Booming interest in NJ’s outdoors during pandemic shows value of nature
Photo Caption: NJ Department of Environmental Protection
While the interest in wildlife-oriented recreational opportunities has grown, development is encroaching on wildlife every year.
In New Jersey, the 2011 National Survey of Fishing, Hunting and Wildlife-Associated Recreation found that 794,000 people hunted, fished and more than 2.4 million people participated in other recreational activities.
The survey said that while demand continues to be strong, the overall amount of land available for the pursuit of wildlife-oriented recreation is declining. New Jersey loses about 45 square miles of wildlife habitat to development every year.
Gov. Phil Murphy and his administration have tried keep parks and wildlife management areas open during the pandemic. Ray Bukowski, assistant commissioner of Natural and Historic Resources for the Department of Environmental Protection, said that's because outdoor recreation is something that everyone can do safely and it's important to our mental health to get outside and do things in nature.
"The pandemic has rekindled a lot of the society's interest in outdoor recreation. The visitation this past year was and remains incredibly high. Being able to provide this access in such a difficult time and exemplifying New Jersey's resources is the most rewarding part of our collective jobs at the DEP," Bukowski said.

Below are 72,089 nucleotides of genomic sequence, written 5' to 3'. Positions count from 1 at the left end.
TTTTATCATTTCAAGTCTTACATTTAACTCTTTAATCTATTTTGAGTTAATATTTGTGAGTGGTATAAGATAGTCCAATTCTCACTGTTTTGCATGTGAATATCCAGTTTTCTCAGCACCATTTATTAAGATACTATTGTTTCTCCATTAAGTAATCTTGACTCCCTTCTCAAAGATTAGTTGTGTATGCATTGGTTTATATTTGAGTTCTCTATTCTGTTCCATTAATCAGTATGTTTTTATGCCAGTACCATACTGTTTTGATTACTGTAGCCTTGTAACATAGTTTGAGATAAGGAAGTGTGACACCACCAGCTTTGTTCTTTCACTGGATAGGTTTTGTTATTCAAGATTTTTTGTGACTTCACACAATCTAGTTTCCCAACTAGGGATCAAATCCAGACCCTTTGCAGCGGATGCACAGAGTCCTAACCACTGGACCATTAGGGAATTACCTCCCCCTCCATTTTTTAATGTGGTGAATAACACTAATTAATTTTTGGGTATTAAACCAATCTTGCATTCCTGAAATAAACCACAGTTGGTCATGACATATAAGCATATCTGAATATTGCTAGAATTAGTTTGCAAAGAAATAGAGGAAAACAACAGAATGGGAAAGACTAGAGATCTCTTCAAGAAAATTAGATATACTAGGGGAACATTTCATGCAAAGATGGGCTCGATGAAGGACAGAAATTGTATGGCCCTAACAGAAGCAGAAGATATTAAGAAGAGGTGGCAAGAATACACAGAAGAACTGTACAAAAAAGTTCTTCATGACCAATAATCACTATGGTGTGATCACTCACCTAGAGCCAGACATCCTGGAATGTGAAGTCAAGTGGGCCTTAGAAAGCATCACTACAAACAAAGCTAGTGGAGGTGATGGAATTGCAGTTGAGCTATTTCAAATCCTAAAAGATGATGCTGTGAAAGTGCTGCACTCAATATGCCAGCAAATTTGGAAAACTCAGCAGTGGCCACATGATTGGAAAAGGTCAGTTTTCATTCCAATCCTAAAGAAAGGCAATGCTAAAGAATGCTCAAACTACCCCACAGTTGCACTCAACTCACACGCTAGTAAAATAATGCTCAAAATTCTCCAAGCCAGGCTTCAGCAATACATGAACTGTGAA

Real estate is a finite resource and New Jersey is a densely populated state, he said. But he said New Jersey has been successful in protecting and acquiring open space.
This year marks the 60th anniversary of the Green Acres Program, which acquires land for state parks, wildlife management areas and natural areas.
The state DEP maintains about 800,000 acres of land that have been acquired through the Green Acres Program, said Bukowski. The management of these open spaces is critical to achieving certain goals such as mitigating climate change, improving air quality and protecting water quality.
Also, maintaining resilience for communities and providing access for the public to pursue healthy outdoor recreation, all while allowing for wildlife habitats is crucial. The balance of those interests is known as "stewarding the land."
Bukowski said that society has many needs, including economic development, transportation, housing and food. The development of farms is essential, for example.
"The critical link is in the balance of maintaining the quality of life for all of our residents and that really underpins what we do in acquiring and maintaining lands to support those resources for the overall benefit and health of our population," he said.
He said the state legislation and current administration has valued open space acquisition. But for individuals, small acts matter. When someone visits an open space, leave it better than when you arrived. Picking up garbage and properly disposing it is just one way to help manage open spaces and protect wildlife.
A huge component of the state economy is the thriving fisheries, both freshwater and in the marine environments, he said. Many other outdoor and recreational activities enhanced by wildlife include camping, hiking, hunting, boating and kayaking.